Great company of Irma and Lucien led to lots of laughing and even and hour of rain and muddy paths couldn't get to us. We laughed and we walked and we arrived at a fabulous refuge, with the best shower ever, comfy beds and pizza!
    What a perfect day...
    Read more

  • Day152

    Saint Emillion- Wine Country!

    August 20, 2015 in France

    Following our airbnb hosts recommendation we head to Saint Emilion to visit the "chateaus" for some wine tasting. When he first explained it he said the chateaus are castles, where you can go for tours.. our response was not very enthusiastic until we realised that they are actually wineries that take you for a tour of their estate and end with a wine tasting- we're in!

    The wine tasting in the area is quite different to what we are used to: you need to make an appointment to go. First stop we head to Saint Emilion town centre which we discover is a beautiful little historic town. Next we head to one of the chateaus of the day, Chateau Bernateou- a family run business that has been handed down 8 generations, they produce only 100,000 bottles of wine each year. We get a very personalised and detailed tour of the winery, including the vineyards, hoppers and barrels. We are impressed by the level of detail that goes into the wine making- they use an optical sorter to check every single grape! The wines are delicious so we pick up a few bottles for our picnic lunch and Deb orders a case to ship home.

    Next stop a fancy looking winery with the prestigious "Grand Cru Classic" classification for their wines. We actually weren't that impressed by the wines (and at 10euro each for the tasting it was a bit steep) but their estate is gorgeous, sat on top of a hill overlooking the entire region and complete with fancy looking castle, so was definitely worth the visit.

    Back to Bordeaux for dinner and a walk down the riverside.. there are people everywhere still at 11pm, just wandering around, chatting and dancing! Got to love the lifestyle here :-)
    Read more

  • Day339

    Frankreich, Saint Émilion

    August 30 in France

    Rund um Bordeaux weiß man ja gar nicht welchen Wein man zu erst und zu letzt probieren soll, geschweige denn welches "Château" man nun besuchen sollte.
    Wir haben uns für einen Ausflug in das kleine, hübsche Saint Émilion entschieden. Schon der Weg dorthin war toll; leichte Hügel, überall Wein(felder) mit dicken, fetten Trauben dran und alles sehr ruhig und dörflich.
    Im Ort selber geht es auch ruhig zu, wenn auch das meiste auf den Tourismus ausgerichtet ist.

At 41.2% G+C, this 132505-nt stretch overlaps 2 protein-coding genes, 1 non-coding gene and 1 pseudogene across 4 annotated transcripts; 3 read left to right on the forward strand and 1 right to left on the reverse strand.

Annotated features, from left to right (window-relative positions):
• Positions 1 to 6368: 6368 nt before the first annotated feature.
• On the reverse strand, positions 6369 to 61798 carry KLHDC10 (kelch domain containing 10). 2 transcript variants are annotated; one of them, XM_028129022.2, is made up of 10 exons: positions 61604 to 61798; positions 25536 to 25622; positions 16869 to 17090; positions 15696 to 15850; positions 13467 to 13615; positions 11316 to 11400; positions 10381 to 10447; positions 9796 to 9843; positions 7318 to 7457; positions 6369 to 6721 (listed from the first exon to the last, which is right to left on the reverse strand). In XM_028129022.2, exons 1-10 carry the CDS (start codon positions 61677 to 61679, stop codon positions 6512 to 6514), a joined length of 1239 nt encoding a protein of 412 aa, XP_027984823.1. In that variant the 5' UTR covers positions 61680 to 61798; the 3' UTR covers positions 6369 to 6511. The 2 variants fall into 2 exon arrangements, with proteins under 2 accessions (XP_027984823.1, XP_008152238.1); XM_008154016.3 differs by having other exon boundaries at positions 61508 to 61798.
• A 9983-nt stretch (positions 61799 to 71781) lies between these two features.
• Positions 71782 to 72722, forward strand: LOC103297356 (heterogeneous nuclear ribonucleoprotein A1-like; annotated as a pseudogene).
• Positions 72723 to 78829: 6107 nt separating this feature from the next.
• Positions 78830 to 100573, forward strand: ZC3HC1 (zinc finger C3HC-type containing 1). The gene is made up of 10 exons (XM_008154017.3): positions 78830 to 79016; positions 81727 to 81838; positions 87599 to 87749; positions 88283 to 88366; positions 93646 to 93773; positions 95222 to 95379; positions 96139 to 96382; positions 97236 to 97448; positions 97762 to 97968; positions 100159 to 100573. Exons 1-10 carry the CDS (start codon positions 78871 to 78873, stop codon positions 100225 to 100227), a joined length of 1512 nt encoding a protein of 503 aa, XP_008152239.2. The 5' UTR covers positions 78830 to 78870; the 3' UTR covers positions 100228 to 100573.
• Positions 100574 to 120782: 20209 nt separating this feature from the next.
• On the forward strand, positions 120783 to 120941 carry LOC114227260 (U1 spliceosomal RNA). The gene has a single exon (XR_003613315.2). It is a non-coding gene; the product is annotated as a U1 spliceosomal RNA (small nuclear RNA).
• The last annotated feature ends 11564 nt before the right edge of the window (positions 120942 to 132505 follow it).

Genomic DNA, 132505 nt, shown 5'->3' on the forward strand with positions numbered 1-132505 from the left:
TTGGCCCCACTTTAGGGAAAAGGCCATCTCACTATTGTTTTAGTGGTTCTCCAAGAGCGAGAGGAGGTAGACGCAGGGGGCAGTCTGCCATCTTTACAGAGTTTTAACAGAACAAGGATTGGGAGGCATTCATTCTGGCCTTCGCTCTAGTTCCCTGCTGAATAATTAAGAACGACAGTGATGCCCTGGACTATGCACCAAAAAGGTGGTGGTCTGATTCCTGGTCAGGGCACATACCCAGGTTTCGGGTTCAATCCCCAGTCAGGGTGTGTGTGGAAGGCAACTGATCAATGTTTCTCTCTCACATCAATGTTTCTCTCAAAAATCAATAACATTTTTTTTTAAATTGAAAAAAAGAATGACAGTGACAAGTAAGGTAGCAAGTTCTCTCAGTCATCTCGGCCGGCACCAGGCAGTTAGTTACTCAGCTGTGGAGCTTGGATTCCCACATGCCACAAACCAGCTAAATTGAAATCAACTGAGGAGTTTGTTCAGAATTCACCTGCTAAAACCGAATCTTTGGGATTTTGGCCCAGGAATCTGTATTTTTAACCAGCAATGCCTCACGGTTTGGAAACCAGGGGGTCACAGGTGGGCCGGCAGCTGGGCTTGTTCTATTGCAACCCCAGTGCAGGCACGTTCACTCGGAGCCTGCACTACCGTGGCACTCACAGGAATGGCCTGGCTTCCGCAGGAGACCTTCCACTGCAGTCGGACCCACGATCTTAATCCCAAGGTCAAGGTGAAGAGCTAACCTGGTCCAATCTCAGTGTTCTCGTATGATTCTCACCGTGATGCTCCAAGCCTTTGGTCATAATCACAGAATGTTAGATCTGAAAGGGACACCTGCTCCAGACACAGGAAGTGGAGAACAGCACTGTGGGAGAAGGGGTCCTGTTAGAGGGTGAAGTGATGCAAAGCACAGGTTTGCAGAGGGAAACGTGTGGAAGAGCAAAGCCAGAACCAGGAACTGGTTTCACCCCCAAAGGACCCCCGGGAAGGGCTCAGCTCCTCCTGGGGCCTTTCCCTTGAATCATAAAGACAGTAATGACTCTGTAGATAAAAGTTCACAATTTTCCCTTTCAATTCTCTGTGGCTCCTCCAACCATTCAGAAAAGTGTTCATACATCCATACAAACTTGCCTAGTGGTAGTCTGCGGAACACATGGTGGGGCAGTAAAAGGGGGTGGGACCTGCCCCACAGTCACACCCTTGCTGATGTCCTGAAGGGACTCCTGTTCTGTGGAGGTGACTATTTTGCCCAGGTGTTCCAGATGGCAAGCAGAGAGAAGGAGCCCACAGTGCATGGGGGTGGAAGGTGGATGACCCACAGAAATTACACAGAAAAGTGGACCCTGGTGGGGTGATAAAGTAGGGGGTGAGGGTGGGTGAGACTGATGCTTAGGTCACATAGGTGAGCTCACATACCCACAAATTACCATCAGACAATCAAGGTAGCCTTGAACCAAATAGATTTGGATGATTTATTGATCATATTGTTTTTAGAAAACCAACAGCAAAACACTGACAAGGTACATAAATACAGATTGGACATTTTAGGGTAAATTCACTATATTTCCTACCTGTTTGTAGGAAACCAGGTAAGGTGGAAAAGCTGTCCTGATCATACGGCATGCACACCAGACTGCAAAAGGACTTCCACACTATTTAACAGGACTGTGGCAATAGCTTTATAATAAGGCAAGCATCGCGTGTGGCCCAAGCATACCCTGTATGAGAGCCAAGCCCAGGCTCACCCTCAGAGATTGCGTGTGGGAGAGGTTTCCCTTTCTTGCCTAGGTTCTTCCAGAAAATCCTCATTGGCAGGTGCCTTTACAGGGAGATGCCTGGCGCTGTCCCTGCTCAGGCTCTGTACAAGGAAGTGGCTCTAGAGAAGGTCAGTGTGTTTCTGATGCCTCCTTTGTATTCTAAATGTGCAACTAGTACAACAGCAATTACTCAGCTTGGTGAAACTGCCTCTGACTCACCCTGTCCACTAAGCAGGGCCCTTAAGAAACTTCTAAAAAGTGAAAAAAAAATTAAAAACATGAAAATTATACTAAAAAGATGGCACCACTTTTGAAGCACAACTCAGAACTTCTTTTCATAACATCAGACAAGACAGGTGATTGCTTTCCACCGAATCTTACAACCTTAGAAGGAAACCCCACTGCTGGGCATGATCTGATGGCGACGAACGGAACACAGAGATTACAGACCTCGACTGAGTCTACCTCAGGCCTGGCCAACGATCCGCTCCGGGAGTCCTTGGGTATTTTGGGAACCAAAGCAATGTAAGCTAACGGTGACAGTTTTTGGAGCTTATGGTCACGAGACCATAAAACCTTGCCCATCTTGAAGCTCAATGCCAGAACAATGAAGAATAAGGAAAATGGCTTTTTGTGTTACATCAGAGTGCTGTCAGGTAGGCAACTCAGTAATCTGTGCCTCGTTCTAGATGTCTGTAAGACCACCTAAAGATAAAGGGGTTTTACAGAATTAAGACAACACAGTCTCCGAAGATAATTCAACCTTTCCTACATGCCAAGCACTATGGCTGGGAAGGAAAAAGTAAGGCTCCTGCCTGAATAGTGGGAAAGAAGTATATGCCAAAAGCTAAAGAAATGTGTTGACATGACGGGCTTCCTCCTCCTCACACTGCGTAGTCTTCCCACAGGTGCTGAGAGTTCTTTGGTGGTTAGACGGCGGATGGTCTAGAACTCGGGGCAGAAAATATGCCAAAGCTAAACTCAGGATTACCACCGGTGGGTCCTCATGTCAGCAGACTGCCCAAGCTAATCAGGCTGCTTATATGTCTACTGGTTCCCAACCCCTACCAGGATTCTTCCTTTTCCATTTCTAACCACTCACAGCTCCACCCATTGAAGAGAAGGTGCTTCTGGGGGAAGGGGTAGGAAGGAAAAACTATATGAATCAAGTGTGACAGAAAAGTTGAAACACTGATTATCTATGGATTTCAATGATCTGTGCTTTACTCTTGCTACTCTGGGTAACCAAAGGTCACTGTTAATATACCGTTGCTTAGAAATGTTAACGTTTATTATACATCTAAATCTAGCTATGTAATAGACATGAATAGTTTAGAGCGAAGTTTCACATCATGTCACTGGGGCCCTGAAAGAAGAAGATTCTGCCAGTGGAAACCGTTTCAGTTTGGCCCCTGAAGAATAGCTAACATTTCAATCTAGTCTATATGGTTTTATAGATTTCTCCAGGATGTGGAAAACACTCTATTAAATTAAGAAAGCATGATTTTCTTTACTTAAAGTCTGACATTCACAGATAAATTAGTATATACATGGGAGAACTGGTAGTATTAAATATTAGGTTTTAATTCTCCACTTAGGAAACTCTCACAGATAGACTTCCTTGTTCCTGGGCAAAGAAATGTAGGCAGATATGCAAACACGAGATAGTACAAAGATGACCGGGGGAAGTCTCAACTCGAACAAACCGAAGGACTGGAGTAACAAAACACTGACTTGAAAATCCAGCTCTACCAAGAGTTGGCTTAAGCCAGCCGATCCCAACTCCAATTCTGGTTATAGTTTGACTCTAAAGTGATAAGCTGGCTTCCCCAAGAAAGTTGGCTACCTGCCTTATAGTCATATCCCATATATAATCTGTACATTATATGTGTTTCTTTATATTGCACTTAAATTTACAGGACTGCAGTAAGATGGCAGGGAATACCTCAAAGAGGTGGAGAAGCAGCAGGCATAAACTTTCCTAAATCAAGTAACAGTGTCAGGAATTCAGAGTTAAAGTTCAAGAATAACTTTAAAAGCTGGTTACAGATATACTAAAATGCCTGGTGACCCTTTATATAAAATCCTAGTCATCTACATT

Read more

  • Day128

    St. Emilion, wine country

    October 11, 2017 in France

    It is here that we really had a taster of what we were looking forward to in France - spending a few days getting to meet the locals on their own 'turf' and tasting wine!

    We couldn't have chosen a better place to stay, at Chateau Arnaud de Jacqueameau, owned by the Dupuy family who have been growing grapes and making St. Emilion Grand Cru for five generations.

    The family graciously allowed us to stay on their land, free of charge, in a designated spot in the middle of the vines, for 3 nights. This gave us time to visit the town of St. Emilion, just 1.5km away, as well as having a private tour and tasting by Mr. Dupuy senior who, at 83-years old, spent two hours showing us how he produced his wine and how best to taste it - all in Franglais!

    Whilst in St. Emilion, a UNESCO World Heritage site, we were able to enjoy the beauty of the village from the various viewpoints and then had a tour of the monolithic 'underground' church in the centre of the village. It is believed by many that the hermit Emilion lived in a cave, where the church now stands, for 17 years. The church, which is massive, was excavated over a period of 50 years and carved out of solid limestone. It is effectively underground, with the bell-tower the only part that stands proud for all the visiting pilgrims to see from afar. It is a wonderful area, steeped in history and one that we look forward to returning to.
    Read more

You might also know this place by the following names:

Arrondissement de Libourne

Join us:

FindPenguins for iOS FindPenguins for Android

Sign up now